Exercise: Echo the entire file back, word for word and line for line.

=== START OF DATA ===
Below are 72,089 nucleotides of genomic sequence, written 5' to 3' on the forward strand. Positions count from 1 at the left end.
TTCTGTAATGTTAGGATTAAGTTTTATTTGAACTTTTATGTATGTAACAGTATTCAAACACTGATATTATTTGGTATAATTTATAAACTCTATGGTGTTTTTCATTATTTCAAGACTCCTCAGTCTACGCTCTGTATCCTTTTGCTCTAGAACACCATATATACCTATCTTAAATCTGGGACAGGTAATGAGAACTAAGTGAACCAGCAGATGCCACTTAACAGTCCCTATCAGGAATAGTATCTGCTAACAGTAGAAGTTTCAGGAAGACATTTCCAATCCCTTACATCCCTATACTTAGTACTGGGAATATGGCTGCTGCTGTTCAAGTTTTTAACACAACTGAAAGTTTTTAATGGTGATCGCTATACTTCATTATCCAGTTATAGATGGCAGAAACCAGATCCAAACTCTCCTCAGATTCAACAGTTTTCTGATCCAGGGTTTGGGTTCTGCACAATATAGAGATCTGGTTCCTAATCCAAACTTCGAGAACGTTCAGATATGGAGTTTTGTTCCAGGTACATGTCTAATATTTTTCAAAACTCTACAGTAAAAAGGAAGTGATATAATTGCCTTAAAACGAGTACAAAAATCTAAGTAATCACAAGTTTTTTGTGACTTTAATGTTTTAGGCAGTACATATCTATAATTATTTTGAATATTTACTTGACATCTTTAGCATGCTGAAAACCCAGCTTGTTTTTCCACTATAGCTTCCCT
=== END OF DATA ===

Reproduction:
Below are 72,089 nucleotides of genomic sequence, written 5' to 3' on the forward strand. Positions count from 1 at the left end.
TTCTGTAATGTTAGGATTAAGTTTTATTTGAACTTTTATGTATGTAACAGTATTCAAACACTGATATTATTTGGTATAATTTATAAACTCTATGGTGTTTTTCATTATTTCAAGACTCCTCAGTCTACGCTCTGTATCCTTTTGCTCTAGAACACCATATATACCTATCTTAAATCTGGGACAGGTAATGAGAACTAAGTGAACCAGCAGATGCCACTTAACAGTCCCTATCAGGAATAGTATCTGCTAACAGTAGAAGTTTCAGGAAGACATTTCCAATCCCTTACATCCCTATACTTAGTACTGGGAATATGGCTGCTGCTGTTCAAGTTTTTAACACAACTGAAAGTTTTTAATGGTGATCGCTATACTTCATTATCCAGTTATAGATGGCAGAAACCAGATCCAAACTCTCCTCAGATTCAACAGTTTTCTGATCCAGGGTTTGGGTTCTGCACAATATAGAGATCTGGTTCCTAATCCAAACTTCGAGAACGTTCAGATATGGAGTTTTGTTCCAGGTACATGTCTAATATTTTTCAAAACTCTACAGTAAAAAGGAAGTGATATAATTGCCTTAAAACGAGTACAAAAATCTAAGTAATCACAAGTTTTTTGTGACTTTAATGTTTTAGGCAGTACATATCTATAATTATTTTGAATATTTACTTGACATCTTTAGCATGCTGAAAACCCAGCTTGTTTTTCCACTATAGCTTCCCT